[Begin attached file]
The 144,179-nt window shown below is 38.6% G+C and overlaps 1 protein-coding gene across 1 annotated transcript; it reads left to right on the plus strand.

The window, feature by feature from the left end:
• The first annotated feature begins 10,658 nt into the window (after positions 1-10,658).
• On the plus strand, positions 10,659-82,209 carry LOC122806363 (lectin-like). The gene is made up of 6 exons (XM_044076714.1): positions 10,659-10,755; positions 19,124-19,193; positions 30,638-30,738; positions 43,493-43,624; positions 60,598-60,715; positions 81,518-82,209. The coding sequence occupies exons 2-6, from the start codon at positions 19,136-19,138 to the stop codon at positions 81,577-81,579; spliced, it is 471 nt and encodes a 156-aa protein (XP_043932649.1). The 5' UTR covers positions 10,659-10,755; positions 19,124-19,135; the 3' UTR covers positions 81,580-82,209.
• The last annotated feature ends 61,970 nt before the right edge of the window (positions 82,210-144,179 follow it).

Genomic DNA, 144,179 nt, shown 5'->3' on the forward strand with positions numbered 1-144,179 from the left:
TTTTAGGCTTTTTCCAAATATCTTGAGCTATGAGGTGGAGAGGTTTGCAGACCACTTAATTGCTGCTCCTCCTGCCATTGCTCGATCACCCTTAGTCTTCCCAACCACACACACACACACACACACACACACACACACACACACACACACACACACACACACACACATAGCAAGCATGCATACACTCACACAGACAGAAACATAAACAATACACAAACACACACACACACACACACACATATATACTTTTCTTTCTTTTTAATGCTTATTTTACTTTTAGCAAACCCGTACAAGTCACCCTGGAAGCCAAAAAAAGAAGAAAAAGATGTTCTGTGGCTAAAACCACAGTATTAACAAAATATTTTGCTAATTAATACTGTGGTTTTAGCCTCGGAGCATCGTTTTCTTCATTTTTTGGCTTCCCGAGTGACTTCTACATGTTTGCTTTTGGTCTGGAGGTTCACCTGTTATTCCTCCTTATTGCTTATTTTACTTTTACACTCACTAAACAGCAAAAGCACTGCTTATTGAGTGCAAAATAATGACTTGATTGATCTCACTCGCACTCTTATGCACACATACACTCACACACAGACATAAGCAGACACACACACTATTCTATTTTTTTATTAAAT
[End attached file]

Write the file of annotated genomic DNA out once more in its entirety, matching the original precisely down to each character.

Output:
The 144,179-nt window shown below is 38.6% G+C and overlaps 1 protein-coding gene across 1 annotated transcript; it reads left to right on the plus strand.

The window, feature by feature from the left end:
• The first annotated feature begins 10,658 nt into the window (after positions 1-10,658).
• On the plus strand, positions 10,659-82,209 carry LOC122806363 (lectin-like). The gene is made up of 6 exons (XM_044076714.1): positions 10,659-10,755; positions 19,124-19,193; positions 30,638-30,738; positions 43,493-43,624; positions 60,598-60,715; positions 81,518-82,209. The coding sequence occupies exons 2-6, from the start codon at positions 19,136-19,138 to the stop codon at positions 81,577-81,579; spliced, it is 471 nt and encodes a 156-aa protein (XP_043932649.1). The 5' UTR covers positions 10,659-10,755; positions 19,124-19,135; the 3' UTR covers positions 81,580-82,209.
• The last annotated feature ends 61,970 nt before the right edge of the window (positions 82,210-144,179 follow it).

Genomic DNA, 144,179 nt, shown 5'->3' on the forward strand with positions numbered 1-144,179 from the left:
TTTTAGGCTTTTTCCAAATATCTTGAGCTATGAGGTGGAGAGGTTTGCAGACCACTTAATTGCTGCTCCTCCTGCCATTGCTCGATCACCCTTAGTCTTCCCAACCACACACACACACACACACACACACACACACACACACACACACACACACACACACACACACATAGCAAGCATGCATACACTCACACAGACAGAAACATAAACAATACACAAACACACACACACACACACACACATATATACTTTTCTTTCTTTTTAATGCTTATTTTACTTTTAGCAAACCCGTACAAGTCACCCTGGAAGCCAAAAAAAGAAGAAAAAGATGTTCTGTGGCTAAAACCACAGTATTAACAAAATATTTTGCTAATTAATACTGTGGTTTTAGCCTCGGAGCATCGTTTTCTTCATTTTTTGGCTTCCCGAGTGACTTCTACATGTTTGCTTTTGGTCTGGAGGTTCACCTGTTATTCCTCCTTATTGCTTATTTTACTTTTACACTCACTAAACAGCAAAAGCACTGCTTATTGAGTGCAAAATAATGACTTGATTGATCTCACTCGCACTCTTATGCACACATACACTCACACACAGACATAAGCAGACACACACACTATTCTATTTTTTTATTAAAT